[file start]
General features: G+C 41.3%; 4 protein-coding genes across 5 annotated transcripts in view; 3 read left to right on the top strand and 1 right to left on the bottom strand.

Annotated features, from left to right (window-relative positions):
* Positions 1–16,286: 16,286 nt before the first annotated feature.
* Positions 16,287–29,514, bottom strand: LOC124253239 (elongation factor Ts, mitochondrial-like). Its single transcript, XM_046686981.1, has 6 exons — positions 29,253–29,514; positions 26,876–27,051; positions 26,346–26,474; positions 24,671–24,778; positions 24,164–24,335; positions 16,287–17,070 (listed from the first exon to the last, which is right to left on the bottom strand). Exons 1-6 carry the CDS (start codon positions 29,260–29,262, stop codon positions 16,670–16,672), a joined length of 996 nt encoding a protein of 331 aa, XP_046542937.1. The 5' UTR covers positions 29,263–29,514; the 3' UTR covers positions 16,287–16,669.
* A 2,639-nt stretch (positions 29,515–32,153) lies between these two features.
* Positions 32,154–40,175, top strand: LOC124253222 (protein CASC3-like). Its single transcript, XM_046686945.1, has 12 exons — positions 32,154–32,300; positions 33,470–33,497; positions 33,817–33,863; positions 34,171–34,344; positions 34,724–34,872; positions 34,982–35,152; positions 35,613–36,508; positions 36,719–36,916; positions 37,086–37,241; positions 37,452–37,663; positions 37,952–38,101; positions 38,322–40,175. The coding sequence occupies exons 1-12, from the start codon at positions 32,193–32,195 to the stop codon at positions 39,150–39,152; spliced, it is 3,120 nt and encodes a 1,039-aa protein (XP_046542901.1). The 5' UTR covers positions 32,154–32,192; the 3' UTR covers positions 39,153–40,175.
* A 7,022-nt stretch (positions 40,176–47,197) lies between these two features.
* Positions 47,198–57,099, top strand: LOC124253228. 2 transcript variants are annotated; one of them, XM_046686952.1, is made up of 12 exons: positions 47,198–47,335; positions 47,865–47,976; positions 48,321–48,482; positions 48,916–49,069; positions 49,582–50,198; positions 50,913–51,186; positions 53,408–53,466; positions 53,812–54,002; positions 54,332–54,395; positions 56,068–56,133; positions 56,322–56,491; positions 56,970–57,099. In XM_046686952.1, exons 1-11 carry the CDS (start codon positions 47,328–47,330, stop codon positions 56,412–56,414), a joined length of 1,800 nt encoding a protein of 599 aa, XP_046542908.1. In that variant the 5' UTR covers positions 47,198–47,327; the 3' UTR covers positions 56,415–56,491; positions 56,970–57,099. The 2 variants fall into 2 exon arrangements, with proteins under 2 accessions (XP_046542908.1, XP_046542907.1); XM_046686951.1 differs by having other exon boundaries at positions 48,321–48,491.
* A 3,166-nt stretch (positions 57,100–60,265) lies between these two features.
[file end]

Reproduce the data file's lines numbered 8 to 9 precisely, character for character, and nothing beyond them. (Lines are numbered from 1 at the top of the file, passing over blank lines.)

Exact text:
* Positions 47,198–57,099, top strand: LOC124253228. 2 transcript variants are annotated; one of them, XM_046686952.1, is made up of 12 exons: positions 47,198–47,335; positions 47,865–47,976; positions 48,321–48,482; positions 48,916–49,069; positions 49,582–50,198; positions 50,913–51,186; positions 53,408–53,466; positions 53,812–54,002; positions 54,332–54,395; positions 56,068–56,133; positions 56,322–56,491; positions 56,970–57,099. In XM_046686952.1, exons 1-11 carry the CDS (start codon positions 47,328–47,330, stop codon positions 56,412–56,414), a joined length of 1,800 nt encoding a protein of 599 aa, XP_046542908.1. In that variant the 5' UTR covers positions 47,198–47,327; the 3' UTR covers positions 56,415–56,491; positions 56,970–57,099. The 2 variants fall into 2 exon arrangements, with proteins under 2 accessions (XP_046542908.1, XP_046542907.1); XM_046686951.1 differs by having other exon boundaries at positions 48,321–48,491.
* A 3,166-nt stretch (positions 57,100–60,265) lies between these two features.